Two months ago to the day, Asus and AT&T revealed the full spec list for the PadFone X —the audacious smartphone/tablet hybrid that marks the line's first crack at the U.S. smartphone market—and on Wednesday, AT&T finally let loose details on when you'll be able to preorder one of the devices. Circle June 6 on your calendars, Android lovers.
Financing comes in several flavors, given today's no-contract-crazed atmosphere. You can pay down the cost of the hardware for $22.92 per month on AT&T's Next 18-month plan or $29.80 per month on the Next 12-month plan, neither of which includes the cost of service. Alternatively, you can get the PadFone X for $200 after agreeing to a usual two-year subsidy plan. That's not bad when you're basically getting a high-end smartphone and a tablet.
AT&T's still not announcing exactly when you should expect a Padfone X to actually land in your hands, however—it's only announcing the preorder date. Laaaaaaame.
But the PadFone X itself is anything but lame—at least on paper. Just to recap, the PadFone X consists of two separate components: A full-featured 5-inch smartphone and a 9-inch tablet, which the phone docks into and actually powers. Yes, the phone functions as the brains for the "dumb" tablet.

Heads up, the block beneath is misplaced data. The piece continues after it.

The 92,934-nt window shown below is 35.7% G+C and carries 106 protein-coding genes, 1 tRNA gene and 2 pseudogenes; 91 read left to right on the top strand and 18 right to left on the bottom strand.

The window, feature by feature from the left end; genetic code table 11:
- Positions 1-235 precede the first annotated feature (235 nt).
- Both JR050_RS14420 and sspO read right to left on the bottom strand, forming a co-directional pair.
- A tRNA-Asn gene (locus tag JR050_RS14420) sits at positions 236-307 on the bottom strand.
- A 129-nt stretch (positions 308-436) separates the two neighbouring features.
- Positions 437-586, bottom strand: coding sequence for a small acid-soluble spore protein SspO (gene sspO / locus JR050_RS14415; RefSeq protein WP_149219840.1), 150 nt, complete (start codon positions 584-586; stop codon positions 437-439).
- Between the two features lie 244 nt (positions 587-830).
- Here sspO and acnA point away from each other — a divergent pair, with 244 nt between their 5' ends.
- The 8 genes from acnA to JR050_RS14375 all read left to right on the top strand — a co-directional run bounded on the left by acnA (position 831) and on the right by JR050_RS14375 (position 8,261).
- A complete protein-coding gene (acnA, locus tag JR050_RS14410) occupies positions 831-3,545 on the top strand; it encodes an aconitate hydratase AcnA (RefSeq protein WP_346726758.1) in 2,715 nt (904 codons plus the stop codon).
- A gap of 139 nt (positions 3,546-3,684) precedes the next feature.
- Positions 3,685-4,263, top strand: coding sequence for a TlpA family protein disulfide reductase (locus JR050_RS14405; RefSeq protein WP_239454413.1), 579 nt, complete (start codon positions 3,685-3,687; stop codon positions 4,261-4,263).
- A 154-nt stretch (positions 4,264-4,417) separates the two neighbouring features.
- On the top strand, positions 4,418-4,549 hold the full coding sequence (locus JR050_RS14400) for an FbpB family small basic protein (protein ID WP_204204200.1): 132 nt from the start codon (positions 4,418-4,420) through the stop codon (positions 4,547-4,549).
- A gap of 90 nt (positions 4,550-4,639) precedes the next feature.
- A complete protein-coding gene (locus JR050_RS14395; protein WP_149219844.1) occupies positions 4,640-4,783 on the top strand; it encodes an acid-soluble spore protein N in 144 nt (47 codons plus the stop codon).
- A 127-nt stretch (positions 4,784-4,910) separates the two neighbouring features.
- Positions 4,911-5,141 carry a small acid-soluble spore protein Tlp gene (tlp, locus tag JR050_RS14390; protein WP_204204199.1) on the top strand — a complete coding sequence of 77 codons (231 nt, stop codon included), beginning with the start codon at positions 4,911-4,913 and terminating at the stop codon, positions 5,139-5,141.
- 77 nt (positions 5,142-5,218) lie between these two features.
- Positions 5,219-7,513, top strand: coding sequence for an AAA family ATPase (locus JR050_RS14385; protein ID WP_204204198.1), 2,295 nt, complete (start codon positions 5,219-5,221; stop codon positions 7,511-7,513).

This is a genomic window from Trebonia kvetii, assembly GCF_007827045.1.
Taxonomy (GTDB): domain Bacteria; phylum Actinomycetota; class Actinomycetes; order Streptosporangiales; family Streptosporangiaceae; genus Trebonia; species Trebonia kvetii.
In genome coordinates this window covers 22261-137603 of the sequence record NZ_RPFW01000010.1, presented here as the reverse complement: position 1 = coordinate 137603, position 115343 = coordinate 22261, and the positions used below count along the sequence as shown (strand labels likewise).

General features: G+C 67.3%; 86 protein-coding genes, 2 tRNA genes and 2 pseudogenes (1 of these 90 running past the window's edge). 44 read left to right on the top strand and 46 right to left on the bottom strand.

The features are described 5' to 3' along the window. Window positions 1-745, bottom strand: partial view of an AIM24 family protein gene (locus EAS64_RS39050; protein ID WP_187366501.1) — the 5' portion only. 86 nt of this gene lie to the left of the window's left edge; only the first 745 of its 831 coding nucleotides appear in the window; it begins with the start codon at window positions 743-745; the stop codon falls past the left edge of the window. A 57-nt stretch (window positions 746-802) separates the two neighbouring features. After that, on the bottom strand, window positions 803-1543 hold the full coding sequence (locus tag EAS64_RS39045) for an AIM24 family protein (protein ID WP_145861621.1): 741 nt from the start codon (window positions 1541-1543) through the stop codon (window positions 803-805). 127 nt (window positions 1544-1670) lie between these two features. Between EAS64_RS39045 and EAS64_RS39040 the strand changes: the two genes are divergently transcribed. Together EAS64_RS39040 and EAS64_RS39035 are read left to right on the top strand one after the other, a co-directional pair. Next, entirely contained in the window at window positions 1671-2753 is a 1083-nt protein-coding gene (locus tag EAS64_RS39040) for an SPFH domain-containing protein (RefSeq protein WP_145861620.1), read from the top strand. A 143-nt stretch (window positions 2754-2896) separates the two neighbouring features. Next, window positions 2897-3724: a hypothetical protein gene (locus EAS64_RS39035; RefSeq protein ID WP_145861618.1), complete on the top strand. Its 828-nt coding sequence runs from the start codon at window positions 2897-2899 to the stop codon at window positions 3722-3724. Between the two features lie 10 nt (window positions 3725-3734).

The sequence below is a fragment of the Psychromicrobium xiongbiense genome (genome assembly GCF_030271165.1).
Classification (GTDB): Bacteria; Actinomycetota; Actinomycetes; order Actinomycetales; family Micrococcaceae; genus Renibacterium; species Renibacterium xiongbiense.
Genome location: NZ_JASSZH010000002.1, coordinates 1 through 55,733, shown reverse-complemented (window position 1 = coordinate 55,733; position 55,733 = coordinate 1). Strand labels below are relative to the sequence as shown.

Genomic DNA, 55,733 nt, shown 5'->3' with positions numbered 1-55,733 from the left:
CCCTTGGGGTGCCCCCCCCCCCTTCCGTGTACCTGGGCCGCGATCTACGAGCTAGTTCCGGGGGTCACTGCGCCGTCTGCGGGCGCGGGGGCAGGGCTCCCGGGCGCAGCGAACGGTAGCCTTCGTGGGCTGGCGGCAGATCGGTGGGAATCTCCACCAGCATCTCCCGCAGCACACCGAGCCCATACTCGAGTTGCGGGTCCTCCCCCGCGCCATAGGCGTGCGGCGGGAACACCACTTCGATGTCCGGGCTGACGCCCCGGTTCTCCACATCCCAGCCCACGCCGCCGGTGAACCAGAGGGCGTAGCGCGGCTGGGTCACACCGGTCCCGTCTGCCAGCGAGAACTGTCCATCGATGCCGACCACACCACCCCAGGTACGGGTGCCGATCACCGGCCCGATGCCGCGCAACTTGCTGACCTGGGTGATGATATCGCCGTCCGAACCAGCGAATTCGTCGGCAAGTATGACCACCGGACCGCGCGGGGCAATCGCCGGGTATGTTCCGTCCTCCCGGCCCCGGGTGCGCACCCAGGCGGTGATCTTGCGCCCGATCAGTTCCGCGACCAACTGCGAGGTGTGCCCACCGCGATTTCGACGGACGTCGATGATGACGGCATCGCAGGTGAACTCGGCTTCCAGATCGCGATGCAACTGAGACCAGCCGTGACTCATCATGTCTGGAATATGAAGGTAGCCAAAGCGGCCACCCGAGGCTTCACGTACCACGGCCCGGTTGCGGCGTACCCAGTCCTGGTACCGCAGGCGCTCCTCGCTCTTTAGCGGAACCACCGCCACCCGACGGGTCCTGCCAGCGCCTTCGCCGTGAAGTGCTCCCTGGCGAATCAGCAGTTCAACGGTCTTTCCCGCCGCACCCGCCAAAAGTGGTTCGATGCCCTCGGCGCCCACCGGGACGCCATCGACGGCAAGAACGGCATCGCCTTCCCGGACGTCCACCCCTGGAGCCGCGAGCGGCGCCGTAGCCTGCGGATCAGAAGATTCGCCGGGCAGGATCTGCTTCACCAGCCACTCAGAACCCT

Those smarts consist of a Qualcomm Snapdragon 800 processor, 2GB of RAM, and 16GB of storage augmented by a microSD card slot. (Good thing, since 16GB won't go far for a phone doubling as a slate.) The PadFone X phone packs 1080p resolution, while the tablet sports a 1920-by-1200 display. Mobile photography buffs should be happy with the phone's 13-megapixel rear shooter, though the phone's 2MP front camera may make selfies a bit low-res, while the tablet's front camera is a mere 1MP.
While that tablet is essentially just an independent touchscreen for the smartphone, it also boosts the PadFone X's battery life, providing a 4990 mAh battery separate from the phone's own 2300 mAh power source. The tablet charges the phone while its docked, and if you want to add yet another form factor to the PadFone X's arsenal, a mobile dock that transforms the device into an impromptu notebook will also be available.
All in all, that's a pretty impressive list of specs for a smartphone. The PadFone line first launched in 2011 and Asus chairman Jonney Shih told PCWorld last July that the hybrid has been welcomed in Asia, but this is the first time a PadFone device has ever landed on U.S. shores. We came away impressed after a brief hands-on with the PadFone X at this year's CES, but will such a unique piece of hardware make waves with U.S. customers weaned on iPhones and Galaxy devices? The price seems right, but we won't know for sure whether the PadFone X will strike a chord with U.S. buyers until sometime after June 6.